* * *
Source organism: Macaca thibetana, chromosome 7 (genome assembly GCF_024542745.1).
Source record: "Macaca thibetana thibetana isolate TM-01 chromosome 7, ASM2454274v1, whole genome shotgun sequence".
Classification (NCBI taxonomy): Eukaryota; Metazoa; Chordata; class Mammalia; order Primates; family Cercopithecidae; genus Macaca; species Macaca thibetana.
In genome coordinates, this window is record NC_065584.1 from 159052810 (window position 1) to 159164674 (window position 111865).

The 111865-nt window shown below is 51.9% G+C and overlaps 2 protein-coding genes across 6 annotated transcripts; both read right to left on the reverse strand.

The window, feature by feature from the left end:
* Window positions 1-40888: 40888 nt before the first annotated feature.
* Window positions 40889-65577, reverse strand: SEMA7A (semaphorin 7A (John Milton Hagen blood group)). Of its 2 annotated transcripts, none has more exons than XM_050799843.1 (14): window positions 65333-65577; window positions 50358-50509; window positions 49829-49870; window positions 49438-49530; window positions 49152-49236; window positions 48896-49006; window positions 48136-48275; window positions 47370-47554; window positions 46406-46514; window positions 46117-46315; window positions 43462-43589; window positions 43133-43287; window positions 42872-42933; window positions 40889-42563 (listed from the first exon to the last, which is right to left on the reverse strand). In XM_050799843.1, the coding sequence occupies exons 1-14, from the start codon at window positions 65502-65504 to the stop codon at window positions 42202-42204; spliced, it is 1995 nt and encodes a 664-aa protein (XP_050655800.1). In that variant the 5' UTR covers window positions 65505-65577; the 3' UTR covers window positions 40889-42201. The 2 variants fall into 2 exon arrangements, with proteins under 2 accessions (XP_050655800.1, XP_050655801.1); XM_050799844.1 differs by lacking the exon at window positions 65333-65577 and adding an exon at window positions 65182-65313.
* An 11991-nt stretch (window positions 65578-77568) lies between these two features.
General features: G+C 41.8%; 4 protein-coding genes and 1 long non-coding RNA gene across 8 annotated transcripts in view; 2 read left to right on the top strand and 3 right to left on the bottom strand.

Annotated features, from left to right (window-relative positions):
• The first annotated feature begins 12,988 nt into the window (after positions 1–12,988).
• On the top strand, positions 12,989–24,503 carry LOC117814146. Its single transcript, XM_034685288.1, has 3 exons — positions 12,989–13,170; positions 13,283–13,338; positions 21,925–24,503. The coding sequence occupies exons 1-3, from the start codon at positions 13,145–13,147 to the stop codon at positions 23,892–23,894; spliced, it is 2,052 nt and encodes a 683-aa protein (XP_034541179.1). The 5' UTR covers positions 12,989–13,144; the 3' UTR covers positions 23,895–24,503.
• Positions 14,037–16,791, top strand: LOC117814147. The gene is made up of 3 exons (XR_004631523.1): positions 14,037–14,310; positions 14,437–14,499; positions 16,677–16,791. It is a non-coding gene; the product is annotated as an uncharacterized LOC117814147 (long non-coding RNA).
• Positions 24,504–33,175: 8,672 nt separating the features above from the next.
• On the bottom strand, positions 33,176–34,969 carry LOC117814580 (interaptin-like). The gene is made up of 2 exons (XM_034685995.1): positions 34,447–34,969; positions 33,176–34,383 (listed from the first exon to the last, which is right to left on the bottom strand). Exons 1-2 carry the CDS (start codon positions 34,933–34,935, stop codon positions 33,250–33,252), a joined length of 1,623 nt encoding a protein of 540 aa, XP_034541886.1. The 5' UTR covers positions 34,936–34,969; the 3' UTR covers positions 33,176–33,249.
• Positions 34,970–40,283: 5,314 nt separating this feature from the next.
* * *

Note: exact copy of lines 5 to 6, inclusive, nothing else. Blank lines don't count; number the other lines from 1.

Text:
The 111865-nt window shown below is 51.9% G+C and overlaps 2 protein-coding genes across 6 annotated transcripts; both read right to left on the reverse strand.

The window, feature by feature from the left end: